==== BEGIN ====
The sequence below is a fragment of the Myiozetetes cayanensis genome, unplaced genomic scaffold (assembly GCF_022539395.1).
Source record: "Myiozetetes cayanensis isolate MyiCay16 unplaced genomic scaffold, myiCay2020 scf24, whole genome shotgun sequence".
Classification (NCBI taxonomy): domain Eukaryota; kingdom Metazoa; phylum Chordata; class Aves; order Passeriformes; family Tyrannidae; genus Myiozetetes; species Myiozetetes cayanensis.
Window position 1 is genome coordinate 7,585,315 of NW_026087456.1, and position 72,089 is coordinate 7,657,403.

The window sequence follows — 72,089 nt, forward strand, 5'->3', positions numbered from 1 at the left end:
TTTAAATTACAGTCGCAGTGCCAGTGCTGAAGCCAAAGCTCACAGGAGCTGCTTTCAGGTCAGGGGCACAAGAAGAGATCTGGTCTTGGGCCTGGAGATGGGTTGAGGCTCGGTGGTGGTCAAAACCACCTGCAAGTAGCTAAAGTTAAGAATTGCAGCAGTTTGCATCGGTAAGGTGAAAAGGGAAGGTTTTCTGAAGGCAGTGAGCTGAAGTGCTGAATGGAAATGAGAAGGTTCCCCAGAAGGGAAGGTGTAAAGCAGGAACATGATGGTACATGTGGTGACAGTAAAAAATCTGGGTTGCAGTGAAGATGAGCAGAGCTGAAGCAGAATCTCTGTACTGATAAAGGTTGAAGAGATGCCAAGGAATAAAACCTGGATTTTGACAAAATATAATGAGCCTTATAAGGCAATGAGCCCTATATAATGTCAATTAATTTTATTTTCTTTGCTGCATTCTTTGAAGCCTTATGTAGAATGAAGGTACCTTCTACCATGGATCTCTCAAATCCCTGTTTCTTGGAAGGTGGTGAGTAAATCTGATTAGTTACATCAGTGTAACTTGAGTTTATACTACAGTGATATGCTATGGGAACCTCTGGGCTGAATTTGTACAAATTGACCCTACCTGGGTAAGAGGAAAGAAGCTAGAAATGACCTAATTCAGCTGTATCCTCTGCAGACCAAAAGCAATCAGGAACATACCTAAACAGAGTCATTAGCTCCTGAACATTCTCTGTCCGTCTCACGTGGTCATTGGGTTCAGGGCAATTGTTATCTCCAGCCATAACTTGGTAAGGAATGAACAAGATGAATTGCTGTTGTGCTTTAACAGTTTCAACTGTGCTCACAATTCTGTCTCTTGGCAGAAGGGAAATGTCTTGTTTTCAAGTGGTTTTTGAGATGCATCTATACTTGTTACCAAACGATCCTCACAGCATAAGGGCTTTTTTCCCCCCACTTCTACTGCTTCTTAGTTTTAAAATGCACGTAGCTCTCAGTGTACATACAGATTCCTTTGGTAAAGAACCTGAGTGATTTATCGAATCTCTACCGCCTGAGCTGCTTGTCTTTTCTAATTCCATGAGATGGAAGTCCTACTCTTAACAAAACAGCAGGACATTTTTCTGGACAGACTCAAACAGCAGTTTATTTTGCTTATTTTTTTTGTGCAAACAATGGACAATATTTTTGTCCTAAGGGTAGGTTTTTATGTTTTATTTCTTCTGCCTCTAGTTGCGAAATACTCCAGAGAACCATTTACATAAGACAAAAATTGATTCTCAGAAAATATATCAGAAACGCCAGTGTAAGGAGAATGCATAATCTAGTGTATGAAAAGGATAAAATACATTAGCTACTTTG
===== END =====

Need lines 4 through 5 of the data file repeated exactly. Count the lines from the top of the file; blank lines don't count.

Window position 1 is genome coordinate 7,585,315 of NW_026087456.1, and position 72,089 is coordinate 7,657,403.

The window sequence follows — 72,089 nt, forward strand, 5'->3', positions numbered from 1 at the left end: